Zeta Phi Eta Takes On The Big Apple

I have always found the best way to inspire creativity and motivation is to go some place new.

I have come back from the 2015 Zeta Phi Eta National Convention feeling a little physically exhausted, yet my mind is refreshed, re-aligned and re-focused.

On Thursday, Oct. 1, Chief Operations Officer Maria Lumbi, Chief Risk Officer Ryan Marshall, Chief Networking Officer Steven Yalowitz and I flew to New York City, where the Hofstra University chapter hosted our national convention.

For some of us, it was our first time in the Big Apple. Fortunately, Steven grew up in Long Island, NY, and his family graciously opened up their home to the four of us on our first night. Between the Long Island pizza and New York bagels, we had a true taste of NY during our first 24 hours.

The first day of the convention was filled with presentations and workshops.

Each of the four chapters in attendance at the convention presented an overview of their last two years as a chapter. From recruitment techniques, to marketing strategies and successful fundraising drives, my mind was racing with new ideas about how to make our organization grow and create a more active presence within our community.

Next, we heard from several successful professionals, some were Zeta Phi Eta alumni, during a professional panel. Hofstra Associate Dean Marc Oppenheim moderated the panel of entrepreneurs, editors, and communication and social media experts.

One of the biggest takeaways I received from the panel was a message from Andrew Shade, a college dropout and the founder of Broadway Black. Shade is a hard worker and admits he over-worked himself in college. From taking on several leadership roles in several organizations, being involved in many theater productions and taking classes, he burned himself out, and ultimately left college because of it.

Shade recalled too many times where he watched peers and colleagues overwork themselves, start to hate the job they were once passionate about, and burnout without ever reaching their full potential.

He emphasized the fact that you should always be putting out your best work. Meaning that sometimes it’s OK to step away from your work and come back later, because you’ll most likely produce something of much better quality the next day.

After the professional panel, the campus chapter workshop began. This workshop taught me so much about the history and traditions of Zeta Phi Eta. It shed light on the meaning, the importance and the need for this fraternity.

We studied a scale with “Professional” on one end and “Social” on the other then we discussed why it’s important to keep balance to this scale. Our fraternity is not meant to be strictly professional. Simply signing off on papers, holding formal meetings and collecting dues, is a business, not a fraternity. On the other end, though it is important to have a social aspect, an exclusively social fraternity loses much of the value that Zeta Phi Eta stands for, such as the networking and professional growth.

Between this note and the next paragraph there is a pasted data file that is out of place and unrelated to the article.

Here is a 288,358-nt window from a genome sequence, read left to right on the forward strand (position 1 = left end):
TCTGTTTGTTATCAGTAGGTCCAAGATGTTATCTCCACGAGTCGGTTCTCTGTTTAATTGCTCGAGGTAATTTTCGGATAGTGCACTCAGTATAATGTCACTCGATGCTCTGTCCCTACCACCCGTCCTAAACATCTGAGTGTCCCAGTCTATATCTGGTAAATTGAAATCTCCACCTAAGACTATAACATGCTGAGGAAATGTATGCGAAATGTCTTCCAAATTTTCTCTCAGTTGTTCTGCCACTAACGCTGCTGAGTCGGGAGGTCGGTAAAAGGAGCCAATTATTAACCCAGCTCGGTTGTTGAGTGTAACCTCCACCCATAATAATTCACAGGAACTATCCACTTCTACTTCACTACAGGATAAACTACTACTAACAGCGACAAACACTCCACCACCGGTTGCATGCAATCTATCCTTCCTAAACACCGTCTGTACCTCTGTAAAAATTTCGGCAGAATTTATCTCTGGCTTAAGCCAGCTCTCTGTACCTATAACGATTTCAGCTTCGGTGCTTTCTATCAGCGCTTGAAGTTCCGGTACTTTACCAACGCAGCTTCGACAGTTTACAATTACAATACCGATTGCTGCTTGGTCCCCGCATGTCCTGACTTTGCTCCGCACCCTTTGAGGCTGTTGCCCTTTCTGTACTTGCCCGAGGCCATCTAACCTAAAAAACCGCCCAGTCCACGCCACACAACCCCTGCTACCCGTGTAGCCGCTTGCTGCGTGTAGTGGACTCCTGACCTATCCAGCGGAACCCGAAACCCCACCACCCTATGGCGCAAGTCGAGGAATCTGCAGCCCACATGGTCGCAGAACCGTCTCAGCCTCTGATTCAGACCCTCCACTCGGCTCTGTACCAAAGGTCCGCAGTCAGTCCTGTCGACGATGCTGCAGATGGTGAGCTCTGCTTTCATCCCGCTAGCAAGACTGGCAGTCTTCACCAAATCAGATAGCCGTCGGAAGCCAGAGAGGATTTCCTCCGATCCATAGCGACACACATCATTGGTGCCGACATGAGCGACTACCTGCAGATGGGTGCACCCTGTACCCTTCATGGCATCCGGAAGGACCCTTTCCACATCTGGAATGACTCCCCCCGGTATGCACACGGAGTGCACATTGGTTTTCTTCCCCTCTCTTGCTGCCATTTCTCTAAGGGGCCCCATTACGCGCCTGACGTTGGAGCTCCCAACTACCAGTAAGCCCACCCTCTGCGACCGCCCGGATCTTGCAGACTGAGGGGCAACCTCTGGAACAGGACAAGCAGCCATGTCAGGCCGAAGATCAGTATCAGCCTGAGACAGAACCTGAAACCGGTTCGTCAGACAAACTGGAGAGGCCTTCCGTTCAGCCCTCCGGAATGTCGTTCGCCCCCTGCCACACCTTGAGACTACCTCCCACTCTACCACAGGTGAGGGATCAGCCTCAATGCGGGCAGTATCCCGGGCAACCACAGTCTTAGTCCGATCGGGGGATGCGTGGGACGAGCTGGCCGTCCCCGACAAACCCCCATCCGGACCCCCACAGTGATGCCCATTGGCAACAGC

The campus chapter workshop also allowed chapters to share amongst each other personal traditions, leadership styles, and insight on what’s worked and failed in the past in terms of building a successful organization for students and the community.

Finally, we concluded with a resume and cover letter workshop. I could write a whole new blog post on the tips I received from this workshop, but to keep it short, the main takeaway was that cover letters and resumes are two completely different things.

Your resume should be an errorless list of your experiences that relate to the job you are applying for.

Your cover letter should be a personal and specific statement that directly talks about why you’re the best fit for the company you are applying for. Never send a stock cover letter if you want to get the job. Build it around the company and job you’re applying for.

After a long day, all of the chapters got together for a much-needed night of bowling and pizza.

The next morning the group headed to NYC. We visited the incredible Lincoln Center, walked through a cold and rainy Central Park, took an emotional tour through the 9/11 Museum and Memorial, and ended the night in the lively and bright Time Square.

On Sunday, we concluded the weekend with a brunch. In light of Founder’s Day approaching, we remembered the Zetas who are no longer with us.

It was a weekend I will never forget. The most impressive and lasting memory I will have from this weekend was the amazing people I met. The hospitality of the Hofstra chapter was beyond words. Their kindness and generosity showed me what it means to be a Zeta and to be a family.

Each and every member from each an every chapter proudly exuded brotherhood and family. Though I only met them this weekend, I left feeling like I had known many of them for a lifetime.

With wisdom, integrity, and love.

– Lisa Kauffman

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